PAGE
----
Now, Gopalkrishna Gandhi Rejects Offer to be Joint Opposition's Presidential Candidate

NCP chief Sharad Pawar and former J&K chief minister Farooq Abdullah had both, on earlier occasions, refused the offer to be the joint candidate of several opposition parties in the upcoming presidential polls.

New Delhi: Former West Bengal governor Gopalkrishna Gandhi on Monday, June 20, declined the opposition leaders’ request to contest the upcoming presidential election.

Gandhi became the third person to do so after Nationalist Congress Party (NCP) supremo Sharad Pawar and former Jammu and Kashmir chief minister, Farooq Abdullah, also gave the offer a pass.

The development complicates the road ahead for the Opposition to put up a joint consensus candidate in the presidential polls to take on the BJP-led National Democratic Alliance nominee.

The next meeting of major opposition parties to deliberate on a consensus candidate for the presidential election is likely to be held on Tuesday here.

Also read: Farooq Abdullah Withdraws His Name From Consideration as Joint Opposition’s Presidential Candidate

In a statement, Gandhi said several esteemed leaders of the Opposition have done him the honour of thinking of him for the opposition’s candidature in the upcoming elections for the presidency.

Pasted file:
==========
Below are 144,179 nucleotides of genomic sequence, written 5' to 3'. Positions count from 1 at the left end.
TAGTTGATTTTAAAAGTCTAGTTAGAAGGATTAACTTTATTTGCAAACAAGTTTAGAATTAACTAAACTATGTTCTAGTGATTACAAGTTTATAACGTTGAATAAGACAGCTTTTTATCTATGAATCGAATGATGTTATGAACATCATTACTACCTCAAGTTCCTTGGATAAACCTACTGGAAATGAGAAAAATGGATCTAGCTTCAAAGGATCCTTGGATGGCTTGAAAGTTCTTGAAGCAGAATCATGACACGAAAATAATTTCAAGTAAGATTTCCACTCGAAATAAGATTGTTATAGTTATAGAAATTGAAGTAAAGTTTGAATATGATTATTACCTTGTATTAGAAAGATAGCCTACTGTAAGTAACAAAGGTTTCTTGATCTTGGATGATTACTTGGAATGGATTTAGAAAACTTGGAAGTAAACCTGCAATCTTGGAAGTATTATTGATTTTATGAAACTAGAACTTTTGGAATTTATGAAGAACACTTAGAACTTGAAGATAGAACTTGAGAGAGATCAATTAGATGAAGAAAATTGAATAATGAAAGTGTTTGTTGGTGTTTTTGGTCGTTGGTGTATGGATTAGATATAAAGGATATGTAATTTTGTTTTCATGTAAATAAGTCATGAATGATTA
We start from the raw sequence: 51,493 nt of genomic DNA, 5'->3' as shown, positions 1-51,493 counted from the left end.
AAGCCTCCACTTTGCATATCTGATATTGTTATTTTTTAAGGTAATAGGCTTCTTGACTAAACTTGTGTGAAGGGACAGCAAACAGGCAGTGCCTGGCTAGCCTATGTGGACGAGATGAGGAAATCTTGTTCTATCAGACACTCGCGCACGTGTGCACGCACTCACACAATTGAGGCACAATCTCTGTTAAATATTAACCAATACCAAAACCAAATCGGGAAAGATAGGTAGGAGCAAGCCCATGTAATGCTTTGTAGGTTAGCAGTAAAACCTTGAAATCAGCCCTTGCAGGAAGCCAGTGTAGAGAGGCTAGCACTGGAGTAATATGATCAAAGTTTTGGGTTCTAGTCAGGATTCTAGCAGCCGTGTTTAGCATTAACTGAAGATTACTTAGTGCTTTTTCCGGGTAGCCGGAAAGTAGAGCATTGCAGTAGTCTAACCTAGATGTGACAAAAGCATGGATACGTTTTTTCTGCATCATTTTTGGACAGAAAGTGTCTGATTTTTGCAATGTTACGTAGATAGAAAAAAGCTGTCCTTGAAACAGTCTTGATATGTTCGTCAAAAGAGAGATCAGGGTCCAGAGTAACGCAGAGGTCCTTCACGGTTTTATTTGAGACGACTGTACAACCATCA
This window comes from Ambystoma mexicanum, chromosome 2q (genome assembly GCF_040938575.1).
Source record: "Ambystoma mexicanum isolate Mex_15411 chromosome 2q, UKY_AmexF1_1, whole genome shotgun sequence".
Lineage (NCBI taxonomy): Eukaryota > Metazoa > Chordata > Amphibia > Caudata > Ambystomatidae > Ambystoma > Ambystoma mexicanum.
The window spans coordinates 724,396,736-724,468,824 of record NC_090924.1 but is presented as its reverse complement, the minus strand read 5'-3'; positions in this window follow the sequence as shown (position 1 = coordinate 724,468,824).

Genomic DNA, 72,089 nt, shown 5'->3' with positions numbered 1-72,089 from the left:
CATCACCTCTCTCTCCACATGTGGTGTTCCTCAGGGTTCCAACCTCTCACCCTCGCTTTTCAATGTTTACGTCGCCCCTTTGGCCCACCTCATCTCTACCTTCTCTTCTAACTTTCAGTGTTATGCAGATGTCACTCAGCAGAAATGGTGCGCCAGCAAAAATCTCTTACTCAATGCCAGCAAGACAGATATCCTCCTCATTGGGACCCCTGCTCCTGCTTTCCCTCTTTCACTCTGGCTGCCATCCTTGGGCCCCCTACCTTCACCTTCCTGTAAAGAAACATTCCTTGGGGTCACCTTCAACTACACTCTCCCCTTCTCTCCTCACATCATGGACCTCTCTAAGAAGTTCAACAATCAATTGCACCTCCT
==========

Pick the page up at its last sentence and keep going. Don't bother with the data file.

“I am most grateful to them. But having considered the matter deeply, I see that the Opposition’s candidate should be one who will generate a national consensus and a national atmosphere besides Opposition unity. I feel there will be others who will do this far better than I,” he said.

“And so I have requested the leaders to give the opportunity to such a person. May India get a President worthy of the office presaged by Rajaji as the last Governor General and inaugurated by Dr Rajendra Prasad as our first President,” Gandhi said.

The 77-year-old former bureaucrat had also served as India’s High Commissioner to South Africa and Sri Lanka. He is the grandson of both Mahatma Gandhi and C. Rajagopalachari.

Gandhi was the consensus opposition candidate for the post of the Vice President of India in 2017 but had lost to M. Venkaiah Naidu in the election.

Gandhi’s statement came two days after former Jammu and Kashmir chief minister and National Conference leader Abdullah withdrew his name as the potential joint opposition candidate for the upcoming presidential elections, saying he has a “lot more active politics” ahead of him, and that he wanted to contribute to navigating the Union Territory through the current “critical juncture”.

Leaders of several opposition parties last Wednesday urged NCP supremo Sharad Pawar to be the joint opposition candidate for the presidential elections, but the veteran leader had declined the offer at the meeting convened by West Bengal chief minister Mamata Banerjee.

After Pawar had declined the offer, Banerjee later suggested the names of Abdullah and Gandhi as a possible opposition candidates.

As many as 17 opposition parties had attended the opposition meeting to build a consensus on fielding a joint candidate against the BJP-led NDA.

The process to elect a new president began on June 15. The last date for filing nominations is June 29. The polls, if necessary, will be held on July 18 and the counting on July 21.